Wednesday, January 20, 2010
Changes in a new year
Black vultures, as you may know, are really a southern vulture. Until perhaps 20 years ago, I’d never seen one in Pennsylvania. For the past 10 years, they’ve been rather common around here during migration and in summer. But not in winter. I could hope to find one on the first warm, sunny day starting around mid-February, but anything before then was out of the question.
This year, I have already seen 10, spaced one or two at a time on different days, often with 3-4 turkey vultures. Several are likely the same birds. This morning I saw one on the drive to work, in roughly the same area where I saw one late last week. On Monday, I saw two near Pinchot State Park with what was probably the same group of Turkey Vultures that I saw the week before.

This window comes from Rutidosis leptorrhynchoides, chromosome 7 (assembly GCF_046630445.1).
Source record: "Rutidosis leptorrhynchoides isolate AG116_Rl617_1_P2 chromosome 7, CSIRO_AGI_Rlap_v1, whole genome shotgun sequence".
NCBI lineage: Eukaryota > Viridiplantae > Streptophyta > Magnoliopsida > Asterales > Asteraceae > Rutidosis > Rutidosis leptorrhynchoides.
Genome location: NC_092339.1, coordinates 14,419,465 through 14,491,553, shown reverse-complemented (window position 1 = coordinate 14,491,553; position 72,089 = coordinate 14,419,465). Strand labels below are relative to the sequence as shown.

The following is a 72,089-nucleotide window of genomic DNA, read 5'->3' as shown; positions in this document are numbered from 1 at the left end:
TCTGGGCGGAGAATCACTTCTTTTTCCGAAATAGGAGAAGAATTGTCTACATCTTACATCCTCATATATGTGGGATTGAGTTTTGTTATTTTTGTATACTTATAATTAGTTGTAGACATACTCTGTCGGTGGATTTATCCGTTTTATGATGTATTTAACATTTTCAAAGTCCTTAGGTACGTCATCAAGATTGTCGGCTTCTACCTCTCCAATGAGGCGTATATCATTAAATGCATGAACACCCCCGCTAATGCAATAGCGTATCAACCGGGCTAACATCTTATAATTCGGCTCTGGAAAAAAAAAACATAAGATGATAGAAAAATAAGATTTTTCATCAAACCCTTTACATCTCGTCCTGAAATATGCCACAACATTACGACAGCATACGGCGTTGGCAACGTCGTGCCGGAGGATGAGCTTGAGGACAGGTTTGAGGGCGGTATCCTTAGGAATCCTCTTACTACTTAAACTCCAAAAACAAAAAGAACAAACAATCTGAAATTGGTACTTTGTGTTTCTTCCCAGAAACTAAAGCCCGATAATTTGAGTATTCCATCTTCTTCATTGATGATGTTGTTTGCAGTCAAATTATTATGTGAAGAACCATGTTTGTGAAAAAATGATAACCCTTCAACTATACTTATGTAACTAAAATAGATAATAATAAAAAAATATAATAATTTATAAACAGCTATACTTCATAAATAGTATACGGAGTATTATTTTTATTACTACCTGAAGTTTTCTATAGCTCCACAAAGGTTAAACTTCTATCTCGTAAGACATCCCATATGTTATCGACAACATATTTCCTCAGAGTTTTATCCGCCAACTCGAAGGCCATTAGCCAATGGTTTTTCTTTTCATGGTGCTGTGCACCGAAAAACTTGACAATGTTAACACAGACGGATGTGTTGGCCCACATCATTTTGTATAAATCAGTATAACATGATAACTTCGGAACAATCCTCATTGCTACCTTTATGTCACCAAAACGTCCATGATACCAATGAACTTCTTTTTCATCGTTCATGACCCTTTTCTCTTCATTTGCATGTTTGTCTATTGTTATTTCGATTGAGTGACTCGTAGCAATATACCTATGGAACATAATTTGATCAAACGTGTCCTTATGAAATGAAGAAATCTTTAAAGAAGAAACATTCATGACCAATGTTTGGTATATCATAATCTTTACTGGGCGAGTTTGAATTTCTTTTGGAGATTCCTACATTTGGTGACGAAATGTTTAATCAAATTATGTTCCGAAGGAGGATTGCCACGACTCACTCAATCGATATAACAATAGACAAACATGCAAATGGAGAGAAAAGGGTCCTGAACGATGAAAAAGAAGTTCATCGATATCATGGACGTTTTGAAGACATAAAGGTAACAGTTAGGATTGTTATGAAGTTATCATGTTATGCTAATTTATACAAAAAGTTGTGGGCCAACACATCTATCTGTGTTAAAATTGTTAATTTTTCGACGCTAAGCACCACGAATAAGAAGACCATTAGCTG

Still, in previous years finding black vultures on January 1, no matter if that day was a warm and sunny one, simply wasn’t going to happen. This year, finding the birds in January wasn’t a fluke. I’m seeing them regularly.
And perhaps even this wouldn’t feel so unusual to me if January 2010 had turned out to be unseasonably warm. Oh, the past few days have been unseasonably warm, but the vultures were also seen on days when it was anything but warm. Even more interesting, the three to four weeks leading up to now were unseasonably cold, and I still saw black vultures.
It makes me wonder what will happen in the next 20 years. Will black vultures become the dominant local vulture? Will turkey vultures become the minority? All this drama, and the year is just 20 days old.